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Country Reports
Swaziland, Landmine Monitor Report 2004


Key developments since 1999: The Mine Ban Treaty entered into force for Swaziland on 1 June 1999. Swaziland has not provided any annual updated Article 7 reports. Clearance of Swaziland’s small minefield has not begun.

Mine Ban Policy

The Kingdom of Swaziland signed the Mine Ban Treaty on 4 December 1997, ratified on 23 December 1998, and became a State Party on 1 June 1999.[1] In its initial Article 7 report, provided in February 2000, Swaziland stated that full national implementation legislation “is presently being drawn up,” but the status of such legislation remains unknown as the country has not submitted any updated transparency reports, due annually by 30 April.[2]

Swaziland was an active participant in the Ottawa Process in 1997 and vocal opponent of antipersonnel mines, but financial constraints have limited its subsequent engagement.[3] The country has attended one annual meeting of States Parties to the Mine Ban Treaty (in 1999) and one intersessional Standing Committee meeting (in January 2000). It has, however, voted in support of every pro-ban annual United Nations General Assembly resolution since 1996.

Swaziland has not produced or exported antipersonnel mines, and it does not possess any, including for training purposes.[4]

Mine Action

Swaziland has a small minefield near the town of Mananga on the border with Mozambique in the northeast of the country, which has been marked to warn the public.[5] The minefield remains despite several claims made by government officials, as recently as February 2003, that it will be cleared.[6] While the Umbutfo Swaziland Defense Force (USDF) received demining training, support, and commitments of funding from the United States, in March 2003 the US Embassy in Swaziland noted a complete lack of progress on demining of the minefield, including a failure to use donated demining equipment; it commented that it would not endorse any further requests for demining support.[7] Swaziland never submitted a request to use funds allocated by the US for clearance of the minefield and the offer of support was subsequently withdrawn.[8] The Mine Ban Treaty requires that Swaziland destroy all antipersonnel mines in mined areas as soon as possible, but no later than 1 June 2009.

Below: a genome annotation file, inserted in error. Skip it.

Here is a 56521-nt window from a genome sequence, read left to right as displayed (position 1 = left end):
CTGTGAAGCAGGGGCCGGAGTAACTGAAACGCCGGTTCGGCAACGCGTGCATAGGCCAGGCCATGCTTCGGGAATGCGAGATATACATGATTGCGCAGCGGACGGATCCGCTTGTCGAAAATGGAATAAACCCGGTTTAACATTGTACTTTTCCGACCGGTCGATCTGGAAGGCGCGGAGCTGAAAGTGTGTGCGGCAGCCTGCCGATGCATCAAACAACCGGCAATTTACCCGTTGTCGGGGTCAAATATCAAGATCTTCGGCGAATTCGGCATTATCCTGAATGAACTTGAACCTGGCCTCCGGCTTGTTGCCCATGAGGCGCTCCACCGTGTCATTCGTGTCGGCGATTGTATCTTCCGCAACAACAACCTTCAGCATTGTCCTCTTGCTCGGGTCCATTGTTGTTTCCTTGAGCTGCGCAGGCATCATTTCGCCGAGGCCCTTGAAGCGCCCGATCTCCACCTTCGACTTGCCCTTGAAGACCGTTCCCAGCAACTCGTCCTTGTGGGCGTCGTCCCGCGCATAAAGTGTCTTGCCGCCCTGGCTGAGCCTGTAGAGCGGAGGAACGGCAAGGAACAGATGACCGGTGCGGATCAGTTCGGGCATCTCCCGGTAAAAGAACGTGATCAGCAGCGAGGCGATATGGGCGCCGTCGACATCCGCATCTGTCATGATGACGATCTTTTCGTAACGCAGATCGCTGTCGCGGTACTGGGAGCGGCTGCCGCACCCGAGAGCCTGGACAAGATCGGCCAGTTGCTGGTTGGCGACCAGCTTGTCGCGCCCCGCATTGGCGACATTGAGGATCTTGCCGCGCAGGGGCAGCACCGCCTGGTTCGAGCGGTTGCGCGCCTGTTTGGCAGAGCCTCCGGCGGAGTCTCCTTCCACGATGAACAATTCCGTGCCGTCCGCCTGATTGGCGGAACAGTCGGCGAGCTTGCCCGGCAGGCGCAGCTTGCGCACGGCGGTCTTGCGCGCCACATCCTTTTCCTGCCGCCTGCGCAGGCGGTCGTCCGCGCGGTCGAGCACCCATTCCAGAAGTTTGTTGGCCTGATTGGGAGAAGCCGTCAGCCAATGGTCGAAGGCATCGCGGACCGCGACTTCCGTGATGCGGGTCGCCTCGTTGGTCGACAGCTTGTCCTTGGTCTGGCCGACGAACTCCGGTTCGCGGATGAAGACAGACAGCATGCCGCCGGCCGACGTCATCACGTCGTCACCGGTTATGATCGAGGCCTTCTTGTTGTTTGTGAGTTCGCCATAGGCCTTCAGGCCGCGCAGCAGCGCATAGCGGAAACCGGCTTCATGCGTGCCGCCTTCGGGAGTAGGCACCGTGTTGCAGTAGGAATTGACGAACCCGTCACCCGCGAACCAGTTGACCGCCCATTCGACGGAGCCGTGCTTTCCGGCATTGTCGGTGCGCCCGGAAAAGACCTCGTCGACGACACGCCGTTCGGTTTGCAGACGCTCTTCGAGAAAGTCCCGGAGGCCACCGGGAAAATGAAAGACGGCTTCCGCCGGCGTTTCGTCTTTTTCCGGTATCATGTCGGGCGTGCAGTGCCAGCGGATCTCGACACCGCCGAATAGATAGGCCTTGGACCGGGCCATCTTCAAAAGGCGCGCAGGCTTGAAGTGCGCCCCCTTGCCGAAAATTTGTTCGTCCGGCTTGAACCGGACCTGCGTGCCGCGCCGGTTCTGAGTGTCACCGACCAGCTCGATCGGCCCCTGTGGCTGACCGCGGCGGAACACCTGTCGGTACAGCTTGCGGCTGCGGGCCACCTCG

No mine casualties have been reported in Swaziland for at least the last decade, but the Baphalali Swaziland Red Cross Society has provided mine risk education for inhabitants living near the Mozambique border.

[1] Swaziland spoke in favor of the landmines ban at the 1997 Fourth International NGO Conference on Landmines in Maputo and during the May 1997 Organization of African Unity (OAU) Meeting in Kempton Park. It also supported the landmines resolution by the OAU in June 1997, and spoke against proposals to weaken the treaty text at the Oslo treaty negotiations.
[2] See Article 7 Report, Form A, 16 February 2000 (for the period from 1 July 1999 to 30 January 2000).
[3] Interview with Bernard Gumede, Under Secretary, Ministry of Foreign Affairs and Trade, Mbabane, 24 February 2003; Interview with Brig. Gen. Tshabalala, Umbutfo Swaziland Defense Force, Mbabane, 4 March 2003.
[4] Article 7 Report, Forms B and G, 16 February 2000
[5] For more information on the issue, see Landmine Monitor Report 1999, footnote 7, p. 89.
[6] Interview with Bernard Gumede, Ministry of Foreign Affairs and Trade, 24 February 2003.
[7] Email from Lisa Kenna, Political/Economic Officer, US Embassy, Mbabane, 21 March 2003.
[8] In 1998, the US government’s Humanitarian Demining Interagency Working Group approved Swaziland for humanitarian demining assistance, with a program valued at US$1,327,000. The US Department of Defense allocated US$828,000 in fiscal year 1999 and US$289,000 in fiscal year 2000 to cover the expenses of US personnel deployed to conduct demining training. Forty demining instructors were trained. Email from Col. Tom Stott, Office of Humanitarian Assistance and Anti-Personnel Landmine Policy, via Helen Savva, Reference Specialist, Public Affairs Office, Information Resource Center, US Embassy, Pretoria, South Africa, 16 March 2000; Interview with Thomas T. Jung, Second Secretary, US Embassy, 17 January 2002.